As can be seen above, the Matco wheels and brakes need to be disassembled for instillation. The wheels are made in two halves which need to be split so the tube and tire can be easily fitted without needing tire tools to do the job. However, some care must be taken when taking the wheels apart … as the parts are marked with reference to the holes for the tube’s valve stem.

The half of the wheel that goes adjacent to the valve stem hole is marked as seen in this photo.

The hub is also marked so it can be placed adjacent to the valve stem hole … also note the hole this creates down below where the hub meets the wheel … this creates the exit point for the 90 degree valve stem.

The axle mounting hardware will change depending on if the builder is installing the wheel fairing kit or not. If builders installing wheel fairings follow the instructions at this point, you find yourself taking everything apart again to install the hardware for the wheel fairings. Builder tip: If installing the wheel fairing kit, do not install the two bolt washers highlighted in yellow in the following photo. Jump ahead to look at section 36 you will see the washers are to be removed when the U-00003 bracket mount is installed on the inboard side of the gear leg … which means all the bolts have to be removed so may as well install the U-00003 bracket and also omit the washers now so the work does not have to be done twice.
In section 36 for the wheel fairing instillation, the builder is instructed to remove the washers that are highlighted in yellow. Builders NOT installing wheel fairings will want to install these washers.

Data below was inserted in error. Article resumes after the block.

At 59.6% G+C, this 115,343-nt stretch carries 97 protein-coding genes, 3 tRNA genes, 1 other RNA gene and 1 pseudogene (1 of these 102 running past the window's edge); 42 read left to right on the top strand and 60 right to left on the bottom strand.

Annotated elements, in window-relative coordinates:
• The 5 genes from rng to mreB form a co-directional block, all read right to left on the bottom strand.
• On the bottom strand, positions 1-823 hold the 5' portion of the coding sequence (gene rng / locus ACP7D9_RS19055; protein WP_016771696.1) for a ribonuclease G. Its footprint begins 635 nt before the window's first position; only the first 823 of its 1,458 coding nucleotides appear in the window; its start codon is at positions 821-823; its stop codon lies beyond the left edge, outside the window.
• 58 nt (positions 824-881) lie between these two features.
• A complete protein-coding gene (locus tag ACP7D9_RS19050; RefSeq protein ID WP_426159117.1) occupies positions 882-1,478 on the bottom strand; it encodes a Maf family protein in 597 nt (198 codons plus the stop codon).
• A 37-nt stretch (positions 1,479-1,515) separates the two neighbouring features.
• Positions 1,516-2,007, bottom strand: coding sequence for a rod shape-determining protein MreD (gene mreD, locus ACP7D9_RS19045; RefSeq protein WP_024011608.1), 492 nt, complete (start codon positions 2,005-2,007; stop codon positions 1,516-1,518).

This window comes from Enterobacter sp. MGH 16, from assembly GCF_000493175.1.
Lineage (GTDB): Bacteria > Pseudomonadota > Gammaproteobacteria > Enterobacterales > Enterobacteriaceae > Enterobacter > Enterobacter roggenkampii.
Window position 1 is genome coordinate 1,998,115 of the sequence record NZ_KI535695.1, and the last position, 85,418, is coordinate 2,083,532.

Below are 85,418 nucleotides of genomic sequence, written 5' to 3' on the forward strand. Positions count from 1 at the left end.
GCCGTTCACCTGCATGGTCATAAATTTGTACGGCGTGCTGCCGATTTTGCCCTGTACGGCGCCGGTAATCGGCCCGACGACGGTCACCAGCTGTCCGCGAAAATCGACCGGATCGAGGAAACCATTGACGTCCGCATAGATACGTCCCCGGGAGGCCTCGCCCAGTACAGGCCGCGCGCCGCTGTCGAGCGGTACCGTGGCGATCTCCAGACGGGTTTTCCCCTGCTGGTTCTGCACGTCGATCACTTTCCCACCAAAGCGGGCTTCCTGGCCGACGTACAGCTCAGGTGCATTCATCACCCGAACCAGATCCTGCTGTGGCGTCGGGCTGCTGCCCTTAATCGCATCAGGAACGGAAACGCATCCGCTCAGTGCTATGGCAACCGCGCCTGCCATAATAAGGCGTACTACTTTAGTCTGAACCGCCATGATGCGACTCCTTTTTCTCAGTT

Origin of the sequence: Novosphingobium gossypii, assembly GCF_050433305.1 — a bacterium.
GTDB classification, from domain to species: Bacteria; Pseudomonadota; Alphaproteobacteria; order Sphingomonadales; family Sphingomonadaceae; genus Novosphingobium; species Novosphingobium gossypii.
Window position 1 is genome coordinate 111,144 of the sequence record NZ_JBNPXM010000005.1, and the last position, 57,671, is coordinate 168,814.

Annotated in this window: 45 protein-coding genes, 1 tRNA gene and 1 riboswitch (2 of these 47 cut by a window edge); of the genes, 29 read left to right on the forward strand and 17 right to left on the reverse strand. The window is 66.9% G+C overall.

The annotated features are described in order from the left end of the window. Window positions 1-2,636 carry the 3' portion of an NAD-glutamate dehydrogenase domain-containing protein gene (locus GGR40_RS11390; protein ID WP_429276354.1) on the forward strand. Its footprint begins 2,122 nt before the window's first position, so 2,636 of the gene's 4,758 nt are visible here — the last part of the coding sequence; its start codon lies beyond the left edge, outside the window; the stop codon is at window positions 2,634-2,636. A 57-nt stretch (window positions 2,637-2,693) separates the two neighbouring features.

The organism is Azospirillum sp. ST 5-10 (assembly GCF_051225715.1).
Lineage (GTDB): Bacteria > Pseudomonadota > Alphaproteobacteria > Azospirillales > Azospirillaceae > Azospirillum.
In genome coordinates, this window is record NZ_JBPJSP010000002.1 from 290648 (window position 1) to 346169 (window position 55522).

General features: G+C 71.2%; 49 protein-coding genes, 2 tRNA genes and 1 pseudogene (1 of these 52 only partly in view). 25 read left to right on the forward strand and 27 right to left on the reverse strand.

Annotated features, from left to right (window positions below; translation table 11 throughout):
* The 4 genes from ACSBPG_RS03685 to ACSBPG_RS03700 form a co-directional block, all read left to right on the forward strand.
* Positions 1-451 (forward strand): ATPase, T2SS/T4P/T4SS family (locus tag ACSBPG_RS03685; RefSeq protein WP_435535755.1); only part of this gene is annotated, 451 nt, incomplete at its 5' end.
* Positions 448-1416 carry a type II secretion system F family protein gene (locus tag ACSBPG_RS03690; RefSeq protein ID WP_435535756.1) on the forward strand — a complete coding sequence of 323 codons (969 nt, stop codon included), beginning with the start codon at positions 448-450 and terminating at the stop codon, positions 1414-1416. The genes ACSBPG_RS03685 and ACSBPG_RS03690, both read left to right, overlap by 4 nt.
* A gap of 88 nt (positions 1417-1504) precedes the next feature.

Photo of section 36 shows the instillation of the U-00003 bracket on the inboard side of the gear legs.

Decided I could go ahead and install the axle and U-00003 bracket mount onto the right gear leg. The four AN4-16A bolts were located and a feeble attempt was made to install the axle assembly. Of note, the two threaded holes in the outboard face of the axle need to be positioned so they are horizontal ... the threaded holes will be used later to install a bracket for the wheel fairing kit.
Installing the U-00003 bracket mount onto the inboard side of the right gear leg.

During the attempt to install the axle assembly along with the brake plate and disc assembly, it was quickly discovered that there was no room between the axle assembly and the locknuts to get a socket to slip over the nut … even tried the thinner 1/4" drive sockets and there was still not enough room.
Quickly discovered that what I attempted to try here did not work because of clearance issues with the nuts and no access for wrenches.

The two bolts going through the caliper do needed to be removed so the brake disc can be separated from the assembly … this will allow an open end wrench to be placed on the mounting nuts with just the brake plate installed.
With the brake disc removed, there is easy access to the axle nuts for an open end wrench ... also note the two threaded holes in the end of the axle need to be horizontal.
Tightening the four axle bolts with the brake disc removed.
Disc and caliper reassembled and ready for the hub with bearings and the wheel/tire assembly.

Not being sure about the grease, anti seize lube or rotor clearance adjustments, will not assemble any further until a conversation with Matco has taken place to clear up my questions.